It’s one thing to have connections, but it’s quite another to use those connections to benefit those less fortunate.
For Polytechnic School senior David Lara, the choice and opportunity was obvious.
Said Lara, of his non profit, Project Talent Launch (PTL), which was launched in 2020 and dedicated to providing high school students internship opportunities, “We started out at the height of the pandemic as a couple of high school sophomores.”
Lara said walking through the doors of the prestigious private school he now attends was an eye-opening experience.
“That really wasn’t the world that we were raised in, or really live around,” he said in an interview this week, “because I went to public school for the majority of my life, but I had the opportunity to attend Poly, and I was very fortunate to do so.”
Lara continued, “You realize the discrepancy in opportunities with people who have connections and really endless pools of money to get opportunities and connections, versus what the majority of students had access to. So we saw that, and we realized we had time on our hands and resources and connections. So we decided to launch this nonprofit organization.”
Lara, who is PTL’s marketing director, and his partners, CEO Steven Lee, and Streak Honey, chief of technology, found nine students willing to help launch the organization, and in their first year, the group raised $10,000 for internships.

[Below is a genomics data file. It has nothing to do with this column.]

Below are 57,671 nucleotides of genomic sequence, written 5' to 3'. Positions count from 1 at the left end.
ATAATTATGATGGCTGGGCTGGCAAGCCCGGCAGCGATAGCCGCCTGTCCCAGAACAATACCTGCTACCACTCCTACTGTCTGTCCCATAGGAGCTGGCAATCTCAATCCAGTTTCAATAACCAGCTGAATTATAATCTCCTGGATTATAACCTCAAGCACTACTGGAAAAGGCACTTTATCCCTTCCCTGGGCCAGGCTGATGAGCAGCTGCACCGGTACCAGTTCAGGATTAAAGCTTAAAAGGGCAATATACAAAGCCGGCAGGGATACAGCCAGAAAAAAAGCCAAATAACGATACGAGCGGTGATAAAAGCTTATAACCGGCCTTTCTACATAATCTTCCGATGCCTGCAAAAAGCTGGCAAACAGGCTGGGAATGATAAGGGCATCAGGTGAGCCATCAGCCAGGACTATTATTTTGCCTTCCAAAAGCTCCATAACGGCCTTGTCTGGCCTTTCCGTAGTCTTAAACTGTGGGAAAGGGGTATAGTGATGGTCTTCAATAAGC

It was as organic an effort as one could imagine—just cold calling and knocking on doors.
“It was really just a lot of cold calls and a lot of determination on our part,” recalled Lara. “ We would make several calls a day to local organizations. We used some of our Poly connections, and Poly parents who knew someone we could call, but it was really just a matter of calling people, and asking, ‘Are you interested? Here’s what we have.’ And we took it from there.”
Currently PTL, a 501(C)(3) tax-exempt non profit, has approximately 40 internship posts available in a number of areas—including real estate, medical, financial, technology, video, production, marketing, and advertising—nearly quadrupling their first year’s efforts.
“That’s in a matter of a year with a relatively small team and minimal manpower,” Lara said, unabashedly. “We do believe that we’ll be able to grow significantly, hopefully within the next few years.”
As seniors, Lara et al, hope to pass the group on to future high school students and future generations.
“I think the beauty of it is that we are high school students helping other high school students,” he noted. “We would like to stay on as college students, maybe as advisors, but we want to see it grow, under the direction of other high school students and other people who will be able to create these new opportunities as well.”
The group will celebrate its early successes with a celebratory event on Friday, August 5 at 6:30 p.m. at La Casita Del Arroyo. The evening will feature free food and drinks, a raffle and a silent auction, as well as remarks from those who have contributed to their efforts, or been impacted by their work.
More information about Project Talent Launch is available at https://www.